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Vermont is known for a lot of things: maple syrup, cheddar cheese, Ben and Jerry’s ice cream, and beautiful fall foliage. What better state could exist as a base for your contracting business? But there’s more to starting a construction company in Vermont than lettering a pickup truck and hanging up a sign. You’ll have to ensure you’re playing by Vermont contractor license regulations and rules.

But regardless of the state you live in, starting a business is hectic and busy. And sorting through tons of web searches to decipher which rules apply and which don’t is a waste of time. This guide will help you avoid that, as it pulls all of the most important and applicable Vermont contractor license regulations into one post.

Working in another state? Check out the Ultimate Guide to Contractor Licensing in Every State.

Who needs a contractor license in Vermont?

The first thing Vermont contractors have to determine is if they even need a state-issued license. And the answer to that question? It depends.

When it comes to general contractors, the State of Vermont doesn’t issue or require GCs to carry a license. However, for some specialty trades like electrical and plumbing contractors, there are licensing requirements that they must meet.

And just because there aren’t state-issued licenses for general contractors and most sub-trades doesn’t mean that these contractors are off the hook. Some counties and municipalities might have their own requirements that contractors have to meet in order to work within their borders (though even these regulations can be a bit lax in The Green Mountain State).

Do you need a license to file a mechanics lien in Vermont?

Vermont isn’t the only state that prefers to take a more hands-off approach to contractor licensing. And, like Vermont, such states are pretty relaxed regarding mechanics lien laws and licensing. In fact, Vermont’s mechanics lien laws make no specific requirements about licensing, meaning unlicensed contractors do potentially have lien rights.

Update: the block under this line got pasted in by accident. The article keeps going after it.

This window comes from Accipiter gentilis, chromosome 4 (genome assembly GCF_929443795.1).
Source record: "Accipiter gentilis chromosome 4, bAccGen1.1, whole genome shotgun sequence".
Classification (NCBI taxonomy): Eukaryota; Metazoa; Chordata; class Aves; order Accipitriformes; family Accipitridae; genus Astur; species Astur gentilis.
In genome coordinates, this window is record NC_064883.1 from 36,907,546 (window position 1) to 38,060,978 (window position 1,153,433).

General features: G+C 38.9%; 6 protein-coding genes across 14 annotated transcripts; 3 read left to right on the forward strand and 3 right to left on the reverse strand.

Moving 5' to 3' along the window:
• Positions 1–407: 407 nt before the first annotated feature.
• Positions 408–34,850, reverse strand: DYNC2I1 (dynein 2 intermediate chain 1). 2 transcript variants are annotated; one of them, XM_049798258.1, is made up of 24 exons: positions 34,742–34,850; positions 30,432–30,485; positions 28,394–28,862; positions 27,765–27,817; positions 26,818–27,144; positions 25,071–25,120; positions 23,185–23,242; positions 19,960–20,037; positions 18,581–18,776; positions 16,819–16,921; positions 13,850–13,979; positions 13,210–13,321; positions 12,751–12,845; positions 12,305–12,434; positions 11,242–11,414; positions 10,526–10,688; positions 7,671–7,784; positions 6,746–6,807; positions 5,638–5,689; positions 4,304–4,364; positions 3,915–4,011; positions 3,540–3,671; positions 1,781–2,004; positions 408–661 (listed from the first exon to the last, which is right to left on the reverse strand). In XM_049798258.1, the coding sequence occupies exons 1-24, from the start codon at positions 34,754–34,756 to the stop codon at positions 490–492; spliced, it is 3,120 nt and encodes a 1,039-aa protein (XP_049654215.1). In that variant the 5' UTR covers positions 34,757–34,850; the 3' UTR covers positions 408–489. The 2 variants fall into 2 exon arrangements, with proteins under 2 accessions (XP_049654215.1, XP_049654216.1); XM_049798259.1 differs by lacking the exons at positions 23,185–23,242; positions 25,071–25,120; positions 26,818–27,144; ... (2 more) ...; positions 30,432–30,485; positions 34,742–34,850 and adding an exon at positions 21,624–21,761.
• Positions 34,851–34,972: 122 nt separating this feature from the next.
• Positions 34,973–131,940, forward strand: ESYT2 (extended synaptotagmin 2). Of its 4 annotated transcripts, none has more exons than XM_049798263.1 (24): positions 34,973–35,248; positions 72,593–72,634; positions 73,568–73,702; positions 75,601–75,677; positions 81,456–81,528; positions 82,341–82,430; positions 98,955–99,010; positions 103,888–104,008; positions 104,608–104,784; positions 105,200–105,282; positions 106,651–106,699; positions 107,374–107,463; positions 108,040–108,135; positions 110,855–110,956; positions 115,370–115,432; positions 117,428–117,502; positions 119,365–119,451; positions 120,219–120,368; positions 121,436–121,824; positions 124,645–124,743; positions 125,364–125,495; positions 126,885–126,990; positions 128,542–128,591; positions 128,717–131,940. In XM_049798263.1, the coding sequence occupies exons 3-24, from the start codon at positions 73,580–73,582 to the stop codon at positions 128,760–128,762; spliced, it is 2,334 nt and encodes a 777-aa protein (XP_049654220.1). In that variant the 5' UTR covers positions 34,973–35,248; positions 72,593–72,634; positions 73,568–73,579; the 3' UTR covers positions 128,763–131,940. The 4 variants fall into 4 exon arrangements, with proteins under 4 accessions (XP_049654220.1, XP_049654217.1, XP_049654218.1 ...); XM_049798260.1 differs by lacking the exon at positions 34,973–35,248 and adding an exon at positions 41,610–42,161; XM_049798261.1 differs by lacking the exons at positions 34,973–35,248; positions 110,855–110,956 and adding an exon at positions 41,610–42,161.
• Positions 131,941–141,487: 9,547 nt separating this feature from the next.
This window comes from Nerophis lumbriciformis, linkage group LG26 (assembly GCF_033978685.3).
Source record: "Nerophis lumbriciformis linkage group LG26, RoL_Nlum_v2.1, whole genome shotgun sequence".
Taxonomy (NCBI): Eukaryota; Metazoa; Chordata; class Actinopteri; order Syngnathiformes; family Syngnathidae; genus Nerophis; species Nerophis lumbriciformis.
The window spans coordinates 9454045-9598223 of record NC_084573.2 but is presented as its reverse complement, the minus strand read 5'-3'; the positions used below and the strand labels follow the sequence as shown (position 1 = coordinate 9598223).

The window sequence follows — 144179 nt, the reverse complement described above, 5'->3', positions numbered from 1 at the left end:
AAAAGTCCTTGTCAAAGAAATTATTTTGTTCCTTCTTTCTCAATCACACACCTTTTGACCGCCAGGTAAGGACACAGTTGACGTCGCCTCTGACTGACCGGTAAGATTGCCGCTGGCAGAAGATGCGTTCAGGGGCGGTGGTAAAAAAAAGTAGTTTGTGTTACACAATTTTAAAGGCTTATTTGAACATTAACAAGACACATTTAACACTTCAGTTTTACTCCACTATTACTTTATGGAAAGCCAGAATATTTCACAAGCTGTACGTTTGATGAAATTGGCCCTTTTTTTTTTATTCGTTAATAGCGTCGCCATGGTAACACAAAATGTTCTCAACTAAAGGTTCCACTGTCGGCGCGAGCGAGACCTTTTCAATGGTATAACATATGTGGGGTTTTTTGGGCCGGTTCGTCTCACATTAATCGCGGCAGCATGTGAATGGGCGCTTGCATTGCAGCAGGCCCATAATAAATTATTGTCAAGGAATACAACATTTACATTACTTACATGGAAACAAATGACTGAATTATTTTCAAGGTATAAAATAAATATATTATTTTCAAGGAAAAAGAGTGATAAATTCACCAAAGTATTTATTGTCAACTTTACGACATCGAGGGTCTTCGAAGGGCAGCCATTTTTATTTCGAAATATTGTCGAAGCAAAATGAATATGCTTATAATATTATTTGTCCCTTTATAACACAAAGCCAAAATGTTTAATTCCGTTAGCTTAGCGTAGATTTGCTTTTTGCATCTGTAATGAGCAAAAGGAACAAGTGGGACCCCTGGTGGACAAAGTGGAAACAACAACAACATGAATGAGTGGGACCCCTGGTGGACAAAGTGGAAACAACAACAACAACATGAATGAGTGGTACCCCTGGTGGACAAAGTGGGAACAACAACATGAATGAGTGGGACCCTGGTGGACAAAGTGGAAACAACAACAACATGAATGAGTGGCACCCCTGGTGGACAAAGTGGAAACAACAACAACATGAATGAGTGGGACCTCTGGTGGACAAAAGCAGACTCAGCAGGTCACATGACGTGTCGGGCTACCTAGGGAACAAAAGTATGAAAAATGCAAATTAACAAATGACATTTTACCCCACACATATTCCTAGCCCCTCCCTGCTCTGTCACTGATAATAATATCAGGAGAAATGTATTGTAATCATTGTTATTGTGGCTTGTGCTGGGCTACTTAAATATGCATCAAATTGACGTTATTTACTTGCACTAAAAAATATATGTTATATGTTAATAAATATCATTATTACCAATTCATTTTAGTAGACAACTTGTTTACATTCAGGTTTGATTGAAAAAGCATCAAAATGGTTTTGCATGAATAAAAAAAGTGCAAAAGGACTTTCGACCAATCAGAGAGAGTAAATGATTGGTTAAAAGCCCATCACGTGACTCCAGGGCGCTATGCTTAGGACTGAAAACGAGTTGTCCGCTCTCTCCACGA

But just because you have lien rights doesn’t mean you should skirt the licensing process. Consider this scenario: You’re performing work that requires a license, but you don’t have one. You take a contract to completion, but the project owner refuses to pay. You’re able to file a mechanics lien, but the owner still won’t pay. Should you have to enforce your lien in court, how will that court look upon your unlicensed status as you attempt to foreclose on someone’s property? Probably not fondly. 

How to get a contractor license in Vermont

For the trades that require them, getting a contractor license in Vermont involves a combination of experience, examination, and paperwork. Lots of paperwork. 

But here’s the kicker: While the following licenses are required by the state, they aren’t contractor licenses at all. They’re trade licenses, and they’re required to perform the work involved in that trade. So while they’re not contractor licenses, they’re absolutely required to run certain contracting businesses in Vermont.

Plumbing contractors 

Licensing for plumbing contractors in Vermont is a function of the Department of Public Safety Division of Fire Safety. This agency regulates all plumbing licenses, from apprenticeship through mastery.

Plumbing work in the state of Vermont must be performed under the supervision of a master plumber. This means that a plumbing contractor must either be a master plumber or employ someone who carries a master-level license. 

To apply for a master plumber license, the applicant will have to fill out this application and meet the following requirements:

  • Hold a Vermont journeyman license for at least 12 months, or one of the folllowing:
    • Hold an out-of-state journeyman license for at least 12 months, proving schooling and experience
    • Hold an out-of-state license equal to the Vermont master license, proving schooling and experience
    • Hold a reciprocal military license with proof of required courses and 12,000 hours of experience
    • Provide proof of documented successful completion of instruction with at least 14,000 hours of experience
  • Legal identifying information, including name, date of birth, Social Security information, and mailing address
  • Employment information as it pertains to the licensing requirements
  • References to qualifications
  • Education information
  • Experience
  • Affidavit of Applicant, including signed and notarized application
  • Answer compliance questions regarding background and child support
  • Complete Employer Affidavit of Experience
  • Pay $120 initial application fee

Electrical contractors

Like plumbing contractors, electrical contractors in Vermont need to pursue licensing through the Department of Public Safety Division of Fire Safety. This division handles all levels of electrical licensing.

Contractors performing electrical work in the State of Vermont must work under the supervision of a master-level electrician. The person who carries the license can be the company owner, a company officer, or an employee.